An Introduction to Tomato Grafting with Andy Robie

April 1, 2014

Author: Neighborhood Farm Initiative

Category: Growing Knowledge

Tomato season is upon us and we know that once you start grafting, you might never settle for less! Grafted tomatoes combine the best of both worlds: high production and disease resistance—even on the fussiest varieties!

Last week, local expert Andy Robie, was kind enough to share his wisdom during our Tomato Grafting 101 workshop (Click here for the video re-cap!). As a medical student, he raised his first tomato plants and diagnosed his first case of blossom end rot on a fire escape in Cincinnati. He is now a four season vegetable gardener at home in Takoma, DC and at the Blair Road Community Garden.IMAG0567

For those of you that don’t know, “grafting” refers to the removal of the top [scion] of a tomato seedling followed by its attachment to a specialized hybrid rootstock grown specifically for its disease resistance and ability to produce in high quantity. The rootstock provides protection from several tomato viruses and diseases, so that you can grow [lots of] yummy tomatoes!

Andy Robie’s Fool-Proof Tomato Tips:

  • Select a scion and a root stock plant with approximately equal stem diameters – try not to water your seedlings for about 24 hours before grafting
  • Wash your hands and make sure your grafting area is clean
  • Cut the stem of the rootstock seedling about 1/4” below the cotyledon (lower pair of simple leaves) at about 45 degrees
  • Cut the stem of the scion below the cotyledon at about 45 degrees
  • Match up the two cut ends and join with a grafting clip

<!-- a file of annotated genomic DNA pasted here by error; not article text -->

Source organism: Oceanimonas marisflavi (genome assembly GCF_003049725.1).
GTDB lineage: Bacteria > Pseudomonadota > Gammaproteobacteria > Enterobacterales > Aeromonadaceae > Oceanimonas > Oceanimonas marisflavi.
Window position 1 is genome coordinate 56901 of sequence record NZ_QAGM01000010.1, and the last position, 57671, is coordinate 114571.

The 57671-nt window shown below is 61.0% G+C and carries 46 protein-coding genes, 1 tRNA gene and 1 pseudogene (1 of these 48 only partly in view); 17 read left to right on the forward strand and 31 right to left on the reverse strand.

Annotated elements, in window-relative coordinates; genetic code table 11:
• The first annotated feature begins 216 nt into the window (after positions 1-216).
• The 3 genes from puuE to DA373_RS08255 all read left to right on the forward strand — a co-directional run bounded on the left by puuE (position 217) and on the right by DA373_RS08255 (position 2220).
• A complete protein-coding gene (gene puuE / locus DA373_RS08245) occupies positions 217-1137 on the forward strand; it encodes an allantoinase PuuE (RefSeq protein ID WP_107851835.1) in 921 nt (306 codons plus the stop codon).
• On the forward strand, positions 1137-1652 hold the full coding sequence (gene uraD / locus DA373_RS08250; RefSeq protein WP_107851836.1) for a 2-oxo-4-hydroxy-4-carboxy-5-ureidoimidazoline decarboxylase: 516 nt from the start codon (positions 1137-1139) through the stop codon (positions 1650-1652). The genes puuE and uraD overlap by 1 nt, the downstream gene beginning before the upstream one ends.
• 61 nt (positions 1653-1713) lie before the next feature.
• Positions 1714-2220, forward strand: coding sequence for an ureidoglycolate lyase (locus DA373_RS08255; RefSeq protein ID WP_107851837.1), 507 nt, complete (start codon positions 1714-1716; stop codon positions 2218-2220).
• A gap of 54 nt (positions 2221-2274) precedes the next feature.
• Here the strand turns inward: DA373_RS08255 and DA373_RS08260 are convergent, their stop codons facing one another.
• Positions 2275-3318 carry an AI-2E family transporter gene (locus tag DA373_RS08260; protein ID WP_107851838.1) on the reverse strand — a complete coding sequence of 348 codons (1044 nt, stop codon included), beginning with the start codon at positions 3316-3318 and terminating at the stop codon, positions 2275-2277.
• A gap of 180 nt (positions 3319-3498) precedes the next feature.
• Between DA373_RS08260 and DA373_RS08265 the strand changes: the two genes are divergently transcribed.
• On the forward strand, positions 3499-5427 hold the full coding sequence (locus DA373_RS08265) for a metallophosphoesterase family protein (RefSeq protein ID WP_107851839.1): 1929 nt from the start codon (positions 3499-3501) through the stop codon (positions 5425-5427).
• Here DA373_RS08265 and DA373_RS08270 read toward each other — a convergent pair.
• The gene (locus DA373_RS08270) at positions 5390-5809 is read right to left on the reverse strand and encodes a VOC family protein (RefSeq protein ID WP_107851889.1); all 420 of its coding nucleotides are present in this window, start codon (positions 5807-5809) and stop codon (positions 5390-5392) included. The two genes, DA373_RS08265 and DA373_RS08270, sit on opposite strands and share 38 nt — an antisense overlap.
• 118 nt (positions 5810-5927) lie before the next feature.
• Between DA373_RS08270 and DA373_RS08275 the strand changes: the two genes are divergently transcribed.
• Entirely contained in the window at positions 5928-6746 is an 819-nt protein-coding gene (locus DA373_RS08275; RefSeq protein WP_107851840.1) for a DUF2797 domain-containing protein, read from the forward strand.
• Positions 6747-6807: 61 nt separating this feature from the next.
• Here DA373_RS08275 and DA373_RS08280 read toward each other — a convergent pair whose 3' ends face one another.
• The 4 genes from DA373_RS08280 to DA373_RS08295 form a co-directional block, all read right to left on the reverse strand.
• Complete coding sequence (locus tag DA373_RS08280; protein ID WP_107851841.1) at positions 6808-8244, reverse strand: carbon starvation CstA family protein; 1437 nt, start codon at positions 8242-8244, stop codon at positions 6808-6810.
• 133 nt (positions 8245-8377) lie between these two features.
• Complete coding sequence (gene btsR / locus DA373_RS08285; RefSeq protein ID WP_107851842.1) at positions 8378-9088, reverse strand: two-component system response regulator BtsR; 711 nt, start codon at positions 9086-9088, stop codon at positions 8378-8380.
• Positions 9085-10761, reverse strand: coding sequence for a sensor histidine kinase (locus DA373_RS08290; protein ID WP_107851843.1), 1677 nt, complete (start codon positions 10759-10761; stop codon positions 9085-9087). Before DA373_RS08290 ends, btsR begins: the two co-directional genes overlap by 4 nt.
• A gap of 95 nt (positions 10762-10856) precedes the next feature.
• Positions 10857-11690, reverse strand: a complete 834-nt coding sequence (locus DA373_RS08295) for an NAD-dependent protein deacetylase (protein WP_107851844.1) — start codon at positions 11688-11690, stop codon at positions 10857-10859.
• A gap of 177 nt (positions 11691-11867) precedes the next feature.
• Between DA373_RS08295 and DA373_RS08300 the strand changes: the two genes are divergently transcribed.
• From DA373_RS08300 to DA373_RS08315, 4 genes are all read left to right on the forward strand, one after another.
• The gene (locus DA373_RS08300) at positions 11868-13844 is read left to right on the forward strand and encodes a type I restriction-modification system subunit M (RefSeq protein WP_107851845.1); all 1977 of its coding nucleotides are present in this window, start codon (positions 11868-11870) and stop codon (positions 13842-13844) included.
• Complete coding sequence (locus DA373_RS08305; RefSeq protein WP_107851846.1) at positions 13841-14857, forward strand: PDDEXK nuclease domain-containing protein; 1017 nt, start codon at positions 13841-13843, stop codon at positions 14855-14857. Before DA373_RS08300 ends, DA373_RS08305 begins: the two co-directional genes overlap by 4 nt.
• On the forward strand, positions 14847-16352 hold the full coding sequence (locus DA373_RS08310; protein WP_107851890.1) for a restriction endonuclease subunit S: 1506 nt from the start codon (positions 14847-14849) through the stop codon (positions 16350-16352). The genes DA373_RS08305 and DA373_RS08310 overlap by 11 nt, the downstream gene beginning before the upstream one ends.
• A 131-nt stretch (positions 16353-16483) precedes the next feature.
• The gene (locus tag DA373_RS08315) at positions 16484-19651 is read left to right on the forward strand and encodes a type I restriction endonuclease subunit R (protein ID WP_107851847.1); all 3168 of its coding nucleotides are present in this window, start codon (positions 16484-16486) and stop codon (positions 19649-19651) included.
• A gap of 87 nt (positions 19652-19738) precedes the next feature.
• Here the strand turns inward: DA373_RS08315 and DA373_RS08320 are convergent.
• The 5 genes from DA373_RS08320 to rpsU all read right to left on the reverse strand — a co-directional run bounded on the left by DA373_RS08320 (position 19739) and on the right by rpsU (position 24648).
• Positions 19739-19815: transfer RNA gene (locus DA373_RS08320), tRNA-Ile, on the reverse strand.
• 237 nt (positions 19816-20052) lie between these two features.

• Care in the first week after grafting aimed at reducing water stress while the plants’ vascular systems join together is crucial to your graft’s success
  • Place grafts immediately into a “healing chamber” (a clean seed starting tray with another seed starting tray used as a lid works) and let them rest
  • The environment in the healing chamber must be dark and humid (~90% humidity) – these conditions decrease water loss through transpiration.
  • Avoid anything that will displace the graft – breeze, unnecessary movement, an errant healing chamber lid.
  • Gently mist twice a day or leave a damp paper towel in the chamber to increase humidity.  If misting, be careful not to knock the scions off the rootstock
  • No watering until the grafts begin to heal (about 2 days) – water taken up by the rootstock can actually knock the scion off the top
  • After grafts heal (2-4 days, wilting resolves) gradually reintroduce them to indirect sunlight of fluorescent light and normal humidity levels (using a clear lid cracked open for a day or two then removed works for this)
  • About 7 days after grafting, plants may be reintroduced to normal light


Want to learn more about grafting and Andy Robie’s seed-starting soil mix? Click here for all the details!


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